You’d have to be pretty cold-hearted to shove someone off a bridge into the path of a train. But from another perspective, that is the most beneficial thing you could do.

Even Top Scientists Believe Everything Was Created by Magic

New research suggests even scientists intuitively believe in divine intervention and intelligent design.

The Like Trail

A paper published online today in the Proceedings of the National Academy of Sciences (PNAS) shows just how revealing Facebook Likes can be.

What Kind of Thinker Believes in God?

A bat and a ball cost $1.10 in total. The bat costs $1.00 more than the ball. How much does the ball cost? Your answer to this question will help me guess whether you believe in God.

How Much Can Jonah Lehrer Be Reformed?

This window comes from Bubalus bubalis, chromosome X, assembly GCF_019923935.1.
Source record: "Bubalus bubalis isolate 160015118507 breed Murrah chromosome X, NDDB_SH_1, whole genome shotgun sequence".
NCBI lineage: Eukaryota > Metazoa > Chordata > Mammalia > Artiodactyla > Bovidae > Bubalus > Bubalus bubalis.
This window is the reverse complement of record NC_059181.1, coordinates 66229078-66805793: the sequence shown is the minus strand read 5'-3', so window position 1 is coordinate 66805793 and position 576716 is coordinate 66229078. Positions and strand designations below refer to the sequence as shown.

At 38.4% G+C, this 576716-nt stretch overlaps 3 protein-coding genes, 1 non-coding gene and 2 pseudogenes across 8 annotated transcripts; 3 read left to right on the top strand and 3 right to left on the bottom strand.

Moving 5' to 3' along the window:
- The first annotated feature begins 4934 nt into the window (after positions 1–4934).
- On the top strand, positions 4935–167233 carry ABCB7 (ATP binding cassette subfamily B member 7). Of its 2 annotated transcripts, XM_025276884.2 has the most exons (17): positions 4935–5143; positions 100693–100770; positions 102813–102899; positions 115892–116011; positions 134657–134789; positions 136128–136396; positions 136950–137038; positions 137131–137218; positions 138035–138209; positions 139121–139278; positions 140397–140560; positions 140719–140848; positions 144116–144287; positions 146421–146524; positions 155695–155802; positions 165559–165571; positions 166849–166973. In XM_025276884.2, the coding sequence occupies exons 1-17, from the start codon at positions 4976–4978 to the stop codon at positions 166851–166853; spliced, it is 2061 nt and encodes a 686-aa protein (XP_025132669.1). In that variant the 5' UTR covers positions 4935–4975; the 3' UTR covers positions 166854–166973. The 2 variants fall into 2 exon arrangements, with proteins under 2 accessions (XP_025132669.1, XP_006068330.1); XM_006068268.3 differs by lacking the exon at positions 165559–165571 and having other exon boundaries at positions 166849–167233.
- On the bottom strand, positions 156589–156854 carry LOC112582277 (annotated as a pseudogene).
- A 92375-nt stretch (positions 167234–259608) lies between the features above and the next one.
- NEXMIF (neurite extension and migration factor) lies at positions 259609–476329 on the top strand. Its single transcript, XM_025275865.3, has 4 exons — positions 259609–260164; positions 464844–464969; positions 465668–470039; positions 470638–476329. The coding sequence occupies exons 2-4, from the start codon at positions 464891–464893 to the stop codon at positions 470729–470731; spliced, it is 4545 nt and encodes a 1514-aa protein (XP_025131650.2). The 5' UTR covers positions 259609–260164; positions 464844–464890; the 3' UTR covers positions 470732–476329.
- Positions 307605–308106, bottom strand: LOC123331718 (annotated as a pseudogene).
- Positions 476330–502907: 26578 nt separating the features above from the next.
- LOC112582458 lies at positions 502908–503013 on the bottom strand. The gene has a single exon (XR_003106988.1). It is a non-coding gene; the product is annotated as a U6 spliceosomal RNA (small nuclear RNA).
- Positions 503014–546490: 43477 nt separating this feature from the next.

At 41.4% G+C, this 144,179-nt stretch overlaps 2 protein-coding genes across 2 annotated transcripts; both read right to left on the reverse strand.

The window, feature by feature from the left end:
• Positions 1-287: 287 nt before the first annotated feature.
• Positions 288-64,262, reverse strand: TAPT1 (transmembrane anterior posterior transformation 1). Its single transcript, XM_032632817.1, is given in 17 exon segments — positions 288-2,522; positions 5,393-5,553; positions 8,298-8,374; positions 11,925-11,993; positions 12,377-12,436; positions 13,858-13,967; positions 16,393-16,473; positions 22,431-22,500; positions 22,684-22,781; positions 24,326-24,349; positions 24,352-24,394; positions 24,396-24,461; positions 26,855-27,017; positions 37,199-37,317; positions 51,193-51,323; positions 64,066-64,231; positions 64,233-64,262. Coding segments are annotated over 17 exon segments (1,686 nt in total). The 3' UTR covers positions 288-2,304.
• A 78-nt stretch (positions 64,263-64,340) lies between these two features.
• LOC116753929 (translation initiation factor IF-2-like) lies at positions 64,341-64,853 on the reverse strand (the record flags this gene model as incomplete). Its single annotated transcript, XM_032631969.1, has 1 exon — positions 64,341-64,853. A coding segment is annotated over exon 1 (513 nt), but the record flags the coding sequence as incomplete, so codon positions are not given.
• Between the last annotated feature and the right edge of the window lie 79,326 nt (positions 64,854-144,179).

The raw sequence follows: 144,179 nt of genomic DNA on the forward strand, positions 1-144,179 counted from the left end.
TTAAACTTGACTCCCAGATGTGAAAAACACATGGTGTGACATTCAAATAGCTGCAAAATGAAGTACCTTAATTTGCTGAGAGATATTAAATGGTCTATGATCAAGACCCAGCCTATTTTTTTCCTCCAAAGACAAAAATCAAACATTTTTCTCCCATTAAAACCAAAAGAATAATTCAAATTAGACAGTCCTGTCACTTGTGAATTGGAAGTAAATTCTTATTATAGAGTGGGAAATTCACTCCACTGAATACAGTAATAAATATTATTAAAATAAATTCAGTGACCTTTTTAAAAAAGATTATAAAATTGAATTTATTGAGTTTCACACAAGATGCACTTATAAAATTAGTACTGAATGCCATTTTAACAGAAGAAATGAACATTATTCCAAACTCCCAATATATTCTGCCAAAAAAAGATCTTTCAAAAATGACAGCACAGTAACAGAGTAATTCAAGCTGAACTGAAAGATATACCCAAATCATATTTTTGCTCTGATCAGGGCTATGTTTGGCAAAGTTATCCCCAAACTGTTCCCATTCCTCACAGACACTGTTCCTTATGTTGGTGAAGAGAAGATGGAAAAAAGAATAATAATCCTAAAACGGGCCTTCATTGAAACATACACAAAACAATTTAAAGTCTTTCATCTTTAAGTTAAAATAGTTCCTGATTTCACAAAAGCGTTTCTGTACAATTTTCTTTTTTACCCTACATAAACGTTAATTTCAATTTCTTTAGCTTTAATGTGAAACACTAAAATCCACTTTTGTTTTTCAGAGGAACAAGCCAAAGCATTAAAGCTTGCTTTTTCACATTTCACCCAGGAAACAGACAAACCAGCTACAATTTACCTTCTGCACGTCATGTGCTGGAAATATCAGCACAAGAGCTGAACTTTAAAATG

Today Jonah Lehrer gave a talk in which he apologized for his journalistic wrongs and attempted to explain them. It's unclear whether his fundamental personal flaws can be fixed.

The Enigma of Human Consciousness

Wednesday night I attended a panel discussion at the New York Academy of Sciences titled “The Thinking Ape: The Enigma of Human Consciousness,” featuring Daniel Kahneman, David Chalmers, and others.

Our Inner Puritans

In Sunday’s New York Times I wrote about the influence of the Puritans on modern American culture and morality, but there’s more to the story than could fit in the article...

The Karmic Connection: We Expect Good Fortune After Helping

New research indicates that when we want something from the universe, we’ll invest in karma by doing a good deed.

Are Conservatives More Religious, and Liberals More Spiritual?

In the United States, religion and politics have always been (fitful) bed buddies. But whether faith drives people left or right (or neither) is not obvious.